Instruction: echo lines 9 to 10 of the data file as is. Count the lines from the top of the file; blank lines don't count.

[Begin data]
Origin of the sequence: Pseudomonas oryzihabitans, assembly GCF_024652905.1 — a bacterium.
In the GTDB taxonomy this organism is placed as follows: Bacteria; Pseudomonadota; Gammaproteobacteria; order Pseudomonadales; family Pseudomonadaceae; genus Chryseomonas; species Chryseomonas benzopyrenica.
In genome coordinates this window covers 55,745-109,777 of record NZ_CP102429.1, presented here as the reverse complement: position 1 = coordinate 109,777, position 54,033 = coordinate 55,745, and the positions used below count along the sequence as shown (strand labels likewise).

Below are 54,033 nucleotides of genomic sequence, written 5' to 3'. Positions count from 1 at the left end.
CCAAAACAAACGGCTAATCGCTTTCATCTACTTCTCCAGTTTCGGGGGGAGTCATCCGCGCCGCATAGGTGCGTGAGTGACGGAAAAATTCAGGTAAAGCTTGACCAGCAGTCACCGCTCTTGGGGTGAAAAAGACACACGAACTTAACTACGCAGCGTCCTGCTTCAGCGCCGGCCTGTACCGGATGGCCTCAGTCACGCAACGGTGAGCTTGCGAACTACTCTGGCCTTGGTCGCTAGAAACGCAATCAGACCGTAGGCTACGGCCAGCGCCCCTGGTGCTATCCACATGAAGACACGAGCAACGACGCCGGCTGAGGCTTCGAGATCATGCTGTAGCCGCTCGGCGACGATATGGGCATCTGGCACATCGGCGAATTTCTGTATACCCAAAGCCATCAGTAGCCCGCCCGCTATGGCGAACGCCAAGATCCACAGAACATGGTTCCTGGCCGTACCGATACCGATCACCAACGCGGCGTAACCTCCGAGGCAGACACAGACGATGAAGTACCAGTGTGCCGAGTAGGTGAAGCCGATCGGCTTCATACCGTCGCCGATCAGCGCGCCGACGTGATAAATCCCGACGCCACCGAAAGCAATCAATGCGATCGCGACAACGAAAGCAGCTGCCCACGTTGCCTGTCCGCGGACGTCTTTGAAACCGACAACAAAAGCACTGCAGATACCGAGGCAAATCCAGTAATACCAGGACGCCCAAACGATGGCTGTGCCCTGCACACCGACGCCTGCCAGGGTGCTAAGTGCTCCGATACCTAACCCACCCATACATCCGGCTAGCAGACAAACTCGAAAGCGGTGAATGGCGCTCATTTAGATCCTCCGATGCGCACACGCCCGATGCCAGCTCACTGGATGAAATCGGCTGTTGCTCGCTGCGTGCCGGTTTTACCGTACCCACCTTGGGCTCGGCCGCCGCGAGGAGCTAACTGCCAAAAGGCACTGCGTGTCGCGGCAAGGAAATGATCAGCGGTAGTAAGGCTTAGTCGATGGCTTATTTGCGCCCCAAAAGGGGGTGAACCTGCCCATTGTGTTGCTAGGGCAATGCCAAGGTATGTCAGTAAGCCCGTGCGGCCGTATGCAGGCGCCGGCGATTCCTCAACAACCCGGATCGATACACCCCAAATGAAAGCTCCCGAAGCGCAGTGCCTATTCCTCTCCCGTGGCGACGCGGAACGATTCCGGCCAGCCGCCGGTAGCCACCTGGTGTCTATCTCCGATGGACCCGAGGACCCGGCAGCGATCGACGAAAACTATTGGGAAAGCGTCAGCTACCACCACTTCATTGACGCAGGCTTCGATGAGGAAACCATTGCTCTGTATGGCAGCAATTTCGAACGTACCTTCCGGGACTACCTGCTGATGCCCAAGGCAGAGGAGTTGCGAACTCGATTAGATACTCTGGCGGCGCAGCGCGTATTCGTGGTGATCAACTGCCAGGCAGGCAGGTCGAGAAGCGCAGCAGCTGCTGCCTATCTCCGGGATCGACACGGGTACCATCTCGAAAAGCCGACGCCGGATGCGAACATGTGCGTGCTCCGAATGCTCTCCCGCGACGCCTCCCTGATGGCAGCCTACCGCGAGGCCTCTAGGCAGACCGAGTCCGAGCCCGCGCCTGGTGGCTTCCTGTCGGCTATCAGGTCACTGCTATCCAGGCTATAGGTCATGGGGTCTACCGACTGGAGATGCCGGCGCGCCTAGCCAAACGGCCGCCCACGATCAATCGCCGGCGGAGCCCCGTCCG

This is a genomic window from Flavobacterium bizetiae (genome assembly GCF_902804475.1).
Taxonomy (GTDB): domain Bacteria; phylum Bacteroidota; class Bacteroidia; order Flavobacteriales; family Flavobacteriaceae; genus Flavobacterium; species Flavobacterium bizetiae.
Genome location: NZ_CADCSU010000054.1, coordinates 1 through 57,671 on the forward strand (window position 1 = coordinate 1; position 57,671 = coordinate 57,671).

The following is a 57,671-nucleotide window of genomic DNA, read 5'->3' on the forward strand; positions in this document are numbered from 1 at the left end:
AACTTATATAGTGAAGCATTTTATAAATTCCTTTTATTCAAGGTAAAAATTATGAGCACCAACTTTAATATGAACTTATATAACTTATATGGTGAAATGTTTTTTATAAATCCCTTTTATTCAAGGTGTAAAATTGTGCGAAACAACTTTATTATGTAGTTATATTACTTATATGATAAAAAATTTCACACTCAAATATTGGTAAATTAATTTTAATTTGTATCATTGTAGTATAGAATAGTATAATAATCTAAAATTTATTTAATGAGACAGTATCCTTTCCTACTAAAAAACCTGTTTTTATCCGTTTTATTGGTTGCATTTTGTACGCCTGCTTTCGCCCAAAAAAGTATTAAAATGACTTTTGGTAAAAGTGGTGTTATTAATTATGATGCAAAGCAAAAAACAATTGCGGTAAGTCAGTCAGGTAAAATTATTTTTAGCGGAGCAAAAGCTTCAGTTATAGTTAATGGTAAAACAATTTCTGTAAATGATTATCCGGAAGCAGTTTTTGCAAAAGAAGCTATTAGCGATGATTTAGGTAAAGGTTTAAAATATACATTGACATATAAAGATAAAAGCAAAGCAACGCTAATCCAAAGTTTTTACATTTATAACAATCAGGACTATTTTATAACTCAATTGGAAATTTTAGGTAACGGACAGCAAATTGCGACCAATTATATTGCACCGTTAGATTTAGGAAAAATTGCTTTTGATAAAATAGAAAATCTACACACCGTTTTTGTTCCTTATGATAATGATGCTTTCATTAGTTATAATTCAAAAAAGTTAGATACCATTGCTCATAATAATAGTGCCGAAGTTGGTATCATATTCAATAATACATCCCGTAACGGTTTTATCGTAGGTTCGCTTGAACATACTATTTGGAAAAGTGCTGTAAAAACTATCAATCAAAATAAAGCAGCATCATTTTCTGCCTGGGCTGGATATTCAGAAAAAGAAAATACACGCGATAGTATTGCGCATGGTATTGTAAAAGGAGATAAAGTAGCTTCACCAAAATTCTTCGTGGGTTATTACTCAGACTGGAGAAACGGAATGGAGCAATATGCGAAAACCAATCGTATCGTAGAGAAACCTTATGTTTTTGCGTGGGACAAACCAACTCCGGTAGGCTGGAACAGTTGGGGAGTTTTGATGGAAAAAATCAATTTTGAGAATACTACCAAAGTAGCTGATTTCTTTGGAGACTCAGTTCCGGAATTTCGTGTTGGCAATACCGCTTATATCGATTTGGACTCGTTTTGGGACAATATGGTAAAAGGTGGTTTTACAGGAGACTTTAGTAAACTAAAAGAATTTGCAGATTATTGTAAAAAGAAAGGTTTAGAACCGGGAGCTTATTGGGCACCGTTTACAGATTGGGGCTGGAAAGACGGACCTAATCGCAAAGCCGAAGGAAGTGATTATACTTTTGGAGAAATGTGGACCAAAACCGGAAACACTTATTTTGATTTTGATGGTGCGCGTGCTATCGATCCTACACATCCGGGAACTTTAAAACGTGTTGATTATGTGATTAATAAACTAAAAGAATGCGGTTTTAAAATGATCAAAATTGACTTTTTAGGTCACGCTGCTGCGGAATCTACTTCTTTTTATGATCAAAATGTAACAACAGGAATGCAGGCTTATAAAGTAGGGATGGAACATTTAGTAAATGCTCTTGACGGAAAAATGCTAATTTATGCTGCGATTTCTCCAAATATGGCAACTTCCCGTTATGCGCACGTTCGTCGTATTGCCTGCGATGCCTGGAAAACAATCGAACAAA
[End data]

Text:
The following is a 57,671-nucleotide window of genomic DNA, read 5'->3' on the forward strand; positions in this document are numbered from 1 at the left end:
AACTTATATAGTGAAGCATTTTATAAATTCCTTTTATTCAAGGTAAAAATTATGAGCACCAACTTTAATATGAACTTATATAACTTATATGGTGAAATGTTTTTTATAAATCCCTTTTATTCAAGGTGTAAAATTGTGCGAAACAACTTTATTATGTAGTTATATTACTTATATGATAAAAAATTTCACACTCAAATATTGGTAAATTAATTTTAATTTGTATCATTGTAGTATAGAATAGTATAATAATCTAAAATTTATTTAATGAGACAGTATCCTTTCCTACTAAAAAACCTGTTTTTATCCGTTTTATTGGTTGCATTTTGTACGCCTGCTTTCGCCCAAAAAAGTATTAAAATGACTTTTGGTAAAAGTGGTGTTATTAATTATGATGCAAAGCAAAAAACAATTGCGGTAAGTCAGTCAGGTAAAATTATTTTTAGCGGAGCAAAAGCTTCAGTTATAGTTAATGGTAAAACAATTTCTGTAAATGATTATCCGGAAGCAGTTTTTGCAAAAGAAGCTATTAGCGATGATTTAGGTAAAGGTTTAAAATATACATTGACATATAAAGATAAAAGCAAAGCAACGCTAATCCAAAGTTTTTACATTTATAACAATCAGGACTATTTTATAACTCAATTGGAAATTTTAGGTAACGGACAGCAAATTGCGACCAATTATATTGCACCGTTAGATTTAGGAAAAATTGCTTTTGATAAAATAGAAAATCTACACACCGTTTTTGTTCCTTATGATAATGATGCTTTCATTAGTTATAATTCAAAAAAGTTAGATACCATTGCTCATAATAATAGTGCCGAAGTTGGTATCATATTCAATAATACATCCCGTAACGGTTTTATCGTAGGTTCGCTTGAACATACTATTTGGAAAAGTGCTGTAAAAACTATCAATCAAAATAAAGCAGCATCATTTTCTGCCTGGGCTGGATATTCAGAAAAAGAAAATACACGCGATAGTATTGCGCATGGTATTGTAAAAGGAGATAAAGTAGCTTCACCAAAATTCTTCGTGGGTTATTACTCAGACTGGAGAAACGGAATGGAGCAATATGCGAAAACCAATCGTATCGTAGAGAAACCTTATGTTTTTGCGTGGGACAAACCAACTCCGGTAGGCTGGAACAGTTGGGGAGTTTTGATGGAAAAAATCAATTTTGAGAATACTACCAAAGTAGCTGATTTCTTTGGAGACTCAGTTCCGGAATTTCGTGTTGGCAATACCGCTTATATCGATTTGGACTCGTTTTGGGACAATATGGTAAAAGGTGGTTTTACAGGAGACTTTAGTAAACTAAAAGAATTTGCAGATTATTGTAAAAAGAAAGGTTTAGAACCGGGAGCTTATTGGGCACCGTTTACAGATTGGGGCTGGAAAGACGGACCTAATCGCAAAGCCGAAGGAAGTGATTATACTTTTGGAGAAATGTGGACCAAAACCGGAAACACTTATTTTGATTTTGATGGTGCGCGTGCTATCGATCCTACACATCCGGGAACTTTAAAACGTGTTGATTATGTGATTAATAAACTAAAAGAATGCGGTTTTAAAATGATCAAAATTGACTTTTTAGGTCACGCTGCTGCGGAATCTACTTCTTTTTATGATCAAAATGTAACAACAGGAATGCAGGCTTATAAAGTAGGGATGGAACATTTAGTAAATGCTCTTGACGGAAAAATGCTAATTTATGCTGCGATTTCTCCAAATATGGCAACTTCCCGTTATGCGCACGTTCGTCGTATTGCCTGCGATGCCTGGAAAACAATCGAACAAA